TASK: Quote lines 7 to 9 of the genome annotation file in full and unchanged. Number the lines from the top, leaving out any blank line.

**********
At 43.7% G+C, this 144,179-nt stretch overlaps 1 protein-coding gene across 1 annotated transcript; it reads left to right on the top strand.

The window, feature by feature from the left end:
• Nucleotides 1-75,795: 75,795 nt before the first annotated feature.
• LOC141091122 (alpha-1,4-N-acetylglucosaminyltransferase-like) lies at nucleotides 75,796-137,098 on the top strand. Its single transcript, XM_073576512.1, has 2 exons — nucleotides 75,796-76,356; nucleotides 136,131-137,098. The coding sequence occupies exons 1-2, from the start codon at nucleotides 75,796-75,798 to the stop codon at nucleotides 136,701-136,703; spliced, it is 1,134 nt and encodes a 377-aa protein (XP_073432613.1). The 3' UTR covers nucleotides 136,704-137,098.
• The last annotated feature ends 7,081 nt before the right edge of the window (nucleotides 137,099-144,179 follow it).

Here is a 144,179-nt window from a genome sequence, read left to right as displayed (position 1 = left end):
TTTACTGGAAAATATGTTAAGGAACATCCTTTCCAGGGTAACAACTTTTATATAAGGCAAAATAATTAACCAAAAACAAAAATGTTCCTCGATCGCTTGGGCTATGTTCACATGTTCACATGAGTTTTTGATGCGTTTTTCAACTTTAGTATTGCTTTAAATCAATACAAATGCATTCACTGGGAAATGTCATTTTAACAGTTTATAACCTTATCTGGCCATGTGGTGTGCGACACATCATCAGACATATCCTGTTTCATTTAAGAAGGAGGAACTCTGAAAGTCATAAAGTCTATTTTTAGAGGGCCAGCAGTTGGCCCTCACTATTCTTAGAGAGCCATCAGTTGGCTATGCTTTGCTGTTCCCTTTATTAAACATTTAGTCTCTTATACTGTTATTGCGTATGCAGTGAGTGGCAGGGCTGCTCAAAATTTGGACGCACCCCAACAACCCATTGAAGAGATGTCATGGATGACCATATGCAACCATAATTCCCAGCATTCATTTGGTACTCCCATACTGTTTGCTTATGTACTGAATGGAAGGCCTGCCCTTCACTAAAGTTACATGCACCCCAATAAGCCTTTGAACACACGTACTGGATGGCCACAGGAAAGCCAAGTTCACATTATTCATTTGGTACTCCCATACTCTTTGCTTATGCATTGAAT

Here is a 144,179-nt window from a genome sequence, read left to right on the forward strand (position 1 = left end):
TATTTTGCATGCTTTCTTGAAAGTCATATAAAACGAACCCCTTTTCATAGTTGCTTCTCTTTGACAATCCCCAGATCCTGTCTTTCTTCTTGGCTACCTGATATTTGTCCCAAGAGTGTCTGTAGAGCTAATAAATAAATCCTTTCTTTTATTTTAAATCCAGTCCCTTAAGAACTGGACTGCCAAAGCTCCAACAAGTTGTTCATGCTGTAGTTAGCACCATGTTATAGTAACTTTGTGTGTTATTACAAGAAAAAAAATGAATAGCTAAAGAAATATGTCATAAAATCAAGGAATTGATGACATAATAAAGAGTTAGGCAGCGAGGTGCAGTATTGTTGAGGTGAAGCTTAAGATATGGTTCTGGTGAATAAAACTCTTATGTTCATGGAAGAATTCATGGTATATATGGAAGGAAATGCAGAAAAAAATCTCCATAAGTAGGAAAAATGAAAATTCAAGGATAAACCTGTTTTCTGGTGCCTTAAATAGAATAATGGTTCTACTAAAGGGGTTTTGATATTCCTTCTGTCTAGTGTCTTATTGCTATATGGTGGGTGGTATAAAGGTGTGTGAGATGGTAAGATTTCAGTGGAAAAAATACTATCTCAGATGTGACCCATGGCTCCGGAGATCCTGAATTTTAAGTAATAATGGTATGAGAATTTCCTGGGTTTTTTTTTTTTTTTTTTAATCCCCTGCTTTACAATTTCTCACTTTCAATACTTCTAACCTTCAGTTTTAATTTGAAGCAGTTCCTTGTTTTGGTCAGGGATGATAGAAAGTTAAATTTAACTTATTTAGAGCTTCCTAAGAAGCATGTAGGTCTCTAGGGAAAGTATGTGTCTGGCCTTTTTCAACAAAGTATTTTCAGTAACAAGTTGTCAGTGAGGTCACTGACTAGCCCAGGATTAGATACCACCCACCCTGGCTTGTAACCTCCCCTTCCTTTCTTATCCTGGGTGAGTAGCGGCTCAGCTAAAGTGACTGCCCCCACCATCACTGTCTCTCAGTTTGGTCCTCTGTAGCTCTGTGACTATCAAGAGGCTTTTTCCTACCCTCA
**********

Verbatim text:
TTTACTGGAAAATATGTTAAGGAACATCCTTTCCAGGGTAACAACTTTTATATAAGGCAAAATAATTAACCAAAAACAAAAATGTTCCTCGATCGCTTGGGCTATGTTCACATGTTCACATGAGTTTTTGATGCGTTTTTCAACTTTAGTATTGCTTTAAATCAATACAAATGCATTCACTGGGAAATGTCATTTTAACAGTTTATAACCTTATCTGGCCATGTGGTGTGCGACACATCATCAGACATATCCTGTTTCATTTAAGAAGGAGGAACTCTGAAAGTCATAAAGTCTATTTTTAGAGGGCCAGCAGTTGGCCCTCACTATTCTTAGAGAGCCATCAGTTGGCTATGCTTTGCTGTTCCCTTTATTAAACATTTAGTCTCTTATACTGTTATTGCGTATGCAGTGAGTGGCAGGGCTGCTCAAAATTTGGACGCACCCCAACAACCCATTGAAGAGATGTCATGGATGACCATATGCAACCATAATTCCCAGCATTCATTTGGTACTCCCATACTGTTTGCTTATGTACTGAATGGAAGGCCTGCCCTTCACTAAAGTTACATGCACCCCAATAAGCCTTTGAACACACGTACTGGATGGCCACAGGAAAGCCAAGTTCACATTATTCATTTGGTACTCCCATACTCTTTGCTTATGCATTGAAT

Here is a 144,179-nt window from a genome sequence, read left to right on the forward strand (position 1 = left end):
TATTTTGCATGCTTTCTTGAAAGTCATATAAAACGAACCCCTTTTCATAGTTGCTTCTCTTTGACAATCCCCAGATCCTGTCTTTCTTCTTGGCTACCTGATATTTGTCCCAAGAGTGTCTGTAGAGCTAATAAATAAATCCTTTCTTTTATTTTAAATCCAGTCCCTTAAGAACTGGACTGCCAAAGCTCCAACAAGTTGTTCATGCTGTAGTTAGCACCATGTTATAGTAACTTTGTGTGTTATTACAAGAAAAAAAATGAATAGCTAAAGAAATATGTCATAAAATCAAGGAATTGATGACATAATAAAGAGTTAGGCAGCGAGGTGCAGTATTGTTGAGGTGAAGCTTAAGATATGGTTCTGGTGAATAAAACTCTTATGTTCATGGAAGAATTCATGGTATATATGGAAGGAAATGCAGAAAAAAATCTCCATAAGTAGGAAAAATGAAAATTCAAGGATAAACCTGTTTTCTGGTGCCTTAAATAGAATAATGGTTCTACTAAAGGGGTTTTGATATTCCTTCTGTCTAGTGTCTTATTGCTATATGGTGGGTGGTATAAAGGTGTGTGAGATGGTAAGATTTCAGTGGAAAAAATACTATCTCAGATGTGACCCATGGCTCCGGAGATCCTGAATTTTAAGTAATAATGGTATGAGAATTTCCTGGGTTTTTTTTTTTTTTTTTTAATCCCCTGCTTTACAATTTCTCACTTTCAATACTTCTAACCTTCAGTTTTAATTTGAAGCAGTTCCTTGTTTTGGTCAGGGATGATAGAAAGTTAAATTTAACTTATTTAGAGCTTCCTAAGAAGCATGTAGGTCTCTAGGGAAAGTATGTGTCTGGCCTTTTTCAACAAAGTATTTTCAGTAACAAGTTGTCAGTGAGGTCACTGACTAGCCCAGGATTAGATACCACCCACCCTGGCTTGTAACCTCCCCTTCCTTTCTTATCCTGGGTGAGTAGCGGCTCAGCTAAAGTGACTGCCCCCACCATCACTGTCTCTCAGTTTGGTCCTCTGTAGCTCTGTGACTATCAAGAGGCTTTTTCCTACCCTCA